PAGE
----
But I hardly think this constitutes an overwhelming trend. For example, I assume you’re talking about the Disney “Princess” Movies (Snow White, Cinderella, Sleeping Beauty, etc.) where the guys were interchangeable. And, well, yeah, that’s certainly true. Of course, first of all it’s a childrens movie about the princess, so that kinda makes sense. Second, in almost every case, the woman are all still “rescued” by the admittedly one dimensional “hero”. They were still “the girl”. Third, those movies constitute a minor, nearly trivial percentage of Disney’s catalog, and many of it’s other movies directly feed into the standard “hero saves day, gets girl” plot.

      I guess what I’m trying to say is yes, there are examples of The Guy. But compared to the ubiquitousness of The Girl, they barely register.

  6. Jyeah I’ll have to take a pass on this one. Hollywood has always been intrested in the financial power of women, it was up to female writes to create profitable escapist fantasies like twilight and the hunger games. It took just as long for comicbook adaptations to hit their stride. No one kowtowed to feminist. Hollywood executives just followed the free market.

    …and I’m not even going to mention how much feminist hate the Twilight series or the up coming 5O Shades of gray movies.

  7. The problem is that to be normal is to be unexamined. What’s normal is, almost by definition, taken for granted. Because being male is still subconsciously considered “universal”, we assume we all know what it means. That’s where we get those embarrassingly stereotypical images of men, the horny, half-civilized troglodytes that are the lazy shorthand for men as a gender. That’s what happens when things go unexamined.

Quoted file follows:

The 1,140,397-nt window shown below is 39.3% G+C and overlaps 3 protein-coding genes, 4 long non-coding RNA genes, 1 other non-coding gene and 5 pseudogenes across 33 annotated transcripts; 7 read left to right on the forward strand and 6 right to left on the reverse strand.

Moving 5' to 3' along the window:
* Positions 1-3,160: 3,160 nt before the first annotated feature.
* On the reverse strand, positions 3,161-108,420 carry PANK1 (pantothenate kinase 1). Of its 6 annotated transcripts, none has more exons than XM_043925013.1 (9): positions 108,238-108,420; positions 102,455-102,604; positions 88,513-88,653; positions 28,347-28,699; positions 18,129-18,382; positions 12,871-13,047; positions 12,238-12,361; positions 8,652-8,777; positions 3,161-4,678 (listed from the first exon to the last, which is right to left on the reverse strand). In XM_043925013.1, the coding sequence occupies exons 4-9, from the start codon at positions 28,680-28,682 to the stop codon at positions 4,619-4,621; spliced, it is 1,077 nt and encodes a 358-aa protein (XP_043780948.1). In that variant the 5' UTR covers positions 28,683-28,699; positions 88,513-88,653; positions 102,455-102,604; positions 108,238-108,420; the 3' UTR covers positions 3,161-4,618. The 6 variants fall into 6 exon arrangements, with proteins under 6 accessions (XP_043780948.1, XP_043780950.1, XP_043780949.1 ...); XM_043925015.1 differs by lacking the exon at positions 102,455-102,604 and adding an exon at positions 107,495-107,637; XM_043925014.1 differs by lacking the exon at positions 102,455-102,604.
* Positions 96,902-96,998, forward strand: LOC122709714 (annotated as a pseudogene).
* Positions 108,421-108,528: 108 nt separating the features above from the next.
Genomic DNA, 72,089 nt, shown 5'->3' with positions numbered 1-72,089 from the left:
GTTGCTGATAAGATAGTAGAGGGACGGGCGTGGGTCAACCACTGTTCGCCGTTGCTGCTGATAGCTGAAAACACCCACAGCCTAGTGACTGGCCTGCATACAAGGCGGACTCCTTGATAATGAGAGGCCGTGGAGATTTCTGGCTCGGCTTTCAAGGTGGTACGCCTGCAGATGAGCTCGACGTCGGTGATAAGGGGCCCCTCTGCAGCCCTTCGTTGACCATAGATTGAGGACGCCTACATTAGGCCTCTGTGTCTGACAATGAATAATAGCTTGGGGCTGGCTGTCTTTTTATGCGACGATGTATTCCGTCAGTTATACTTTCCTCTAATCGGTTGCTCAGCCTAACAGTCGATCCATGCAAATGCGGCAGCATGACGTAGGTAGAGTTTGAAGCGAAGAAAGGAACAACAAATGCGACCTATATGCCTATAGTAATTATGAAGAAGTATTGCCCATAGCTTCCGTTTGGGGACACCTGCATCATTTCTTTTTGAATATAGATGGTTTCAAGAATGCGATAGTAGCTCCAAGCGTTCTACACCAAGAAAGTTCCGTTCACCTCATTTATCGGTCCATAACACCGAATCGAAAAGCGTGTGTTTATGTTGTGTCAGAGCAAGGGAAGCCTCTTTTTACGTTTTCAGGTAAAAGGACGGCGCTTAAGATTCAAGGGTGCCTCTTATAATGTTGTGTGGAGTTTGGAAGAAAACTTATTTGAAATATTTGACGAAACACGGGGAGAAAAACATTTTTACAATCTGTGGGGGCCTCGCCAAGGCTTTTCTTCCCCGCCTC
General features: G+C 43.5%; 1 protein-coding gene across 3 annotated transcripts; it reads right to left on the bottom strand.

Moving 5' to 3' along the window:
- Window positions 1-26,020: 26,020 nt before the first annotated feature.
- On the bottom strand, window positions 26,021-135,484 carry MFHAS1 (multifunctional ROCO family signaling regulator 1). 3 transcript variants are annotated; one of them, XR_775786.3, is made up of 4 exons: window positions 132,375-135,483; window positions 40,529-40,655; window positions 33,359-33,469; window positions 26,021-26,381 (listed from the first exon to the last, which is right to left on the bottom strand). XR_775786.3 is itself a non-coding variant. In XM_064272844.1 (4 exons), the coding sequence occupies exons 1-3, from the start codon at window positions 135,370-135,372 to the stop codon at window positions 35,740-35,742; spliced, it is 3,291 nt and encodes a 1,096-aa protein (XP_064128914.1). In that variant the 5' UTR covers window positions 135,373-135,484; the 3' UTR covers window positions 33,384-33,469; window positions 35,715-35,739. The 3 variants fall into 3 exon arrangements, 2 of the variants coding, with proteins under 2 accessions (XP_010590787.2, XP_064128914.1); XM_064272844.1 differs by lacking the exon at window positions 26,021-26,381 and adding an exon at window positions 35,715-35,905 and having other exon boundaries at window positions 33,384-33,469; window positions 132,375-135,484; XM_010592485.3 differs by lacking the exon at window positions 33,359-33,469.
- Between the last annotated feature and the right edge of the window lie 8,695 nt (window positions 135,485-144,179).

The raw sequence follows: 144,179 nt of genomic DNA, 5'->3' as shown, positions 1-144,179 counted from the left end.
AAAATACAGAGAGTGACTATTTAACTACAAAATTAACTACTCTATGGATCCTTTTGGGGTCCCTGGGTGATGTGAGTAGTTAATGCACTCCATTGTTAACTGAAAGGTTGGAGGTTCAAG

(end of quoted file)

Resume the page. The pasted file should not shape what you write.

So yes, let us have an end to the idea of men as the default normal gender. Let us instead discover male characters the way we’re now discovering female characters: via an emergence from outdated clichés and a rise of greater depth, diversity, and nuance. That’s a win for men, for women, and for moviegoers. You go save a seat, I’ll get the popcorn.

    This is a point that a lot of guys have made before (including myself). And frankly mention of that has been met with either dead silence or redirective whining that men are the default. When this “male is default” business is pointed out as part of how the suffering of men goes unexamined all that is given in return is claims of male privilege.

    This is why when talking about the suffering of men there is a rush to pin the tail on some other, any other, characteristic other than gender that is the cause. For example the denial and mistreatment of male dv/abuse/rape victims apparently has nothing to do with their gender it’s only because they are victims (meanwhile when it comes to women who suffer dv/abuse/rape gender is the first thing pointed out).

    • JahBless101 says:

      I agree with Danny in that gender relations are so strained that whenever one tries to discuss a men’s issue, the other side (which are NOT feminists, they are misandrists) engage in a battle over who has more privilege, who has it worse, and why one side should just shut up.